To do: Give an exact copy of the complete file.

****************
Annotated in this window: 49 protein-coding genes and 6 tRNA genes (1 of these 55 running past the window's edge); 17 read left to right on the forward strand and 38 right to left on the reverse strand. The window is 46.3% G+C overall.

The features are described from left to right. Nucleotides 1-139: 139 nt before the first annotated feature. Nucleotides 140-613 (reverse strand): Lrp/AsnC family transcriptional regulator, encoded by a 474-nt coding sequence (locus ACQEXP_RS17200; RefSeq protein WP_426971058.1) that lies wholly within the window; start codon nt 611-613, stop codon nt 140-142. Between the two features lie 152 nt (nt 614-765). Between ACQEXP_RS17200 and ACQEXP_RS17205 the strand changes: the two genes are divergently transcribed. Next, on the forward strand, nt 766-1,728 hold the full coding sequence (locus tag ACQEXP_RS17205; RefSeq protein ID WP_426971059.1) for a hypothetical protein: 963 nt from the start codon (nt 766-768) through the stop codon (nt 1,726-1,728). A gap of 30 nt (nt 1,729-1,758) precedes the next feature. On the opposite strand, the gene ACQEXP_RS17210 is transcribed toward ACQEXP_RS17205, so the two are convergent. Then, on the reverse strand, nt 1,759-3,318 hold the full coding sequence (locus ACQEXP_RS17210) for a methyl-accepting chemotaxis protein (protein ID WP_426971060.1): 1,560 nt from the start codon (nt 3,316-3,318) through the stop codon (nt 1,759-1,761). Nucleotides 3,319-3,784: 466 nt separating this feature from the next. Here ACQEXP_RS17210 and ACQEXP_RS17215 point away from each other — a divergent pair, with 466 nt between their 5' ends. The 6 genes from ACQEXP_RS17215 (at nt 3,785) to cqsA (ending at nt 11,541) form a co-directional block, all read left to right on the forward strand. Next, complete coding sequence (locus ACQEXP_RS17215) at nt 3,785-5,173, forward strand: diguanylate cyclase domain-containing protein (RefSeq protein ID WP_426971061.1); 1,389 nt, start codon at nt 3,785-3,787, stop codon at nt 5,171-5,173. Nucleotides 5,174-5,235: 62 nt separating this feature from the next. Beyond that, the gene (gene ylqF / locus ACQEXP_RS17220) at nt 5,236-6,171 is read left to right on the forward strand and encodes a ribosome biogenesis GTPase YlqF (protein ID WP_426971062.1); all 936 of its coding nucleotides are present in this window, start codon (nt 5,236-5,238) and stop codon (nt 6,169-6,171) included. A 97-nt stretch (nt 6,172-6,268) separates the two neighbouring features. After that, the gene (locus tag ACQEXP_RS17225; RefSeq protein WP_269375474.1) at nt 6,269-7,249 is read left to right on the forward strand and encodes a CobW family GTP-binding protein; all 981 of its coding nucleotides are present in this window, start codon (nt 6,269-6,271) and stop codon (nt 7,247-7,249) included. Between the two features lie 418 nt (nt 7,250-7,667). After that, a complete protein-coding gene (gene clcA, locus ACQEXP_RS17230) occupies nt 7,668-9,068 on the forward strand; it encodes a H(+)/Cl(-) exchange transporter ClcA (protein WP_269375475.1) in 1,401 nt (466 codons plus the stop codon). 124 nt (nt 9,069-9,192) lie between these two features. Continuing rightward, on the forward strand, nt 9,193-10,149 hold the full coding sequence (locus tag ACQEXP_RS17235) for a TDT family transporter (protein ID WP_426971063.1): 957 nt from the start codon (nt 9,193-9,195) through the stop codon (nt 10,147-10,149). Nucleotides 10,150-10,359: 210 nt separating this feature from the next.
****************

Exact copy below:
Annotated in this window: 49 protein-coding genes and 6 tRNA genes (1 of these 55 running past the window's edge); 17 read left to right on the forward strand and 38 right to left on the reverse strand. The window is 46.3% G+C overall.

The features are described from left to right. Nucleotides 1-139: 139 nt before the first annotated feature. Nucleotides 140-613 (reverse strand): Lrp/AsnC family transcriptional regulator, encoded by a 474-nt coding sequence (locus ACQEXP_RS17200; RefSeq protein WP_426971058.1) that lies wholly within the window; start codon nt 611-613, stop codon nt 140-142. Between the two features lie 152 nt (nt 614-765). Between ACQEXP_RS17200 and ACQEXP_RS17205 the strand changes: the two genes are divergently transcribed. Next, on the forward strand, nt 766-1,728 hold the full coding sequence (locus tag ACQEXP_RS17205; RefSeq protein ID WP_426971059.1) for a hypothetical protein: 963 nt from the start codon (nt 766-768) through the stop codon (nt 1,726-1,728). A gap of 30 nt (nt 1,729-1,758) precedes the next feature. On the opposite strand, the gene ACQEXP_RS17210 is transcribed toward ACQEXP_RS17205, so the two are convergent. Then, on the reverse strand, nt 1,759-3,318 hold the full coding sequence (locus ACQEXP_RS17210) for a methyl-accepting chemotaxis protein (protein ID WP_426971060.1): 1,560 nt from the start codon (nt 3,316-3,318) through the stop codon (nt 1,759-1,761). Nucleotides 3,319-3,784: 466 nt separating this feature from the next. Here ACQEXP_RS17210 and ACQEXP_RS17215 point away from each other — a divergent pair, with 466 nt between their 5' ends. The 6 genes from ACQEXP_RS17215 (at nt 3,785) to cqsA (ending at nt 11,541) form a co-directional block, all read left to right on the forward strand. Next, complete coding sequence (locus ACQEXP_RS17215) at nt 3,785-5,173, forward strand: diguanylate cyclase domain-containing protein (RefSeq protein ID WP_426971061.1); 1,389 nt, start codon at nt 3,785-3,787, stop codon at nt 5,171-5,173. Nucleotides 5,174-5,235: 62 nt separating this feature from the next. Beyond that, the gene (gene ylqF / locus ACQEXP_RS17220) at nt 5,236-6,171 is read left to right on the forward strand and encodes a ribosome biogenesis GTPase YlqF (protein ID WP_426971062.1); all 936 of its coding nucleotides are present in this window, start codon (nt 5,236-5,238) and stop codon (nt 6,169-6,171) included. A 97-nt stretch (nt 6,172-6,268) separates the two neighbouring features. After that, the gene (locus tag ACQEXP_RS17225; RefSeq protein WP_269375474.1) at nt 6,269-7,249 is read left to right on the forward strand and encodes a CobW family GTP-binding protein; all 981 of its coding nucleotides are present in this window, start codon (nt 6,269-6,271) and stop codon (nt 7,247-7,249) included. Between the two features lie 418 nt (nt 7,250-7,667). After that, a complete protein-coding gene (gene clcA, locus ACQEXP_RS17230) occupies nt 7,668-9,068 on the forward strand; it encodes a H(+)/Cl(-) exchange transporter ClcA (protein WP_269375475.1) in 1,401 nt (466 codons plus the stop codon). 124 nt (nt 9,069-9,192) lie between these two features. Continuing rightward, on the forward strand, nt 9,193-10,149 hold the full coding sequence (locus tag ACQEXP_RS17235) for a TDT family transporter (protein ID WP_426971063.1): 957 nt from the start codon (nt 9,193-9,195) through the stop codon (nt 10,147-10,149). Nucleotides 10,150-10,359: 210 nt separating this feature from the next.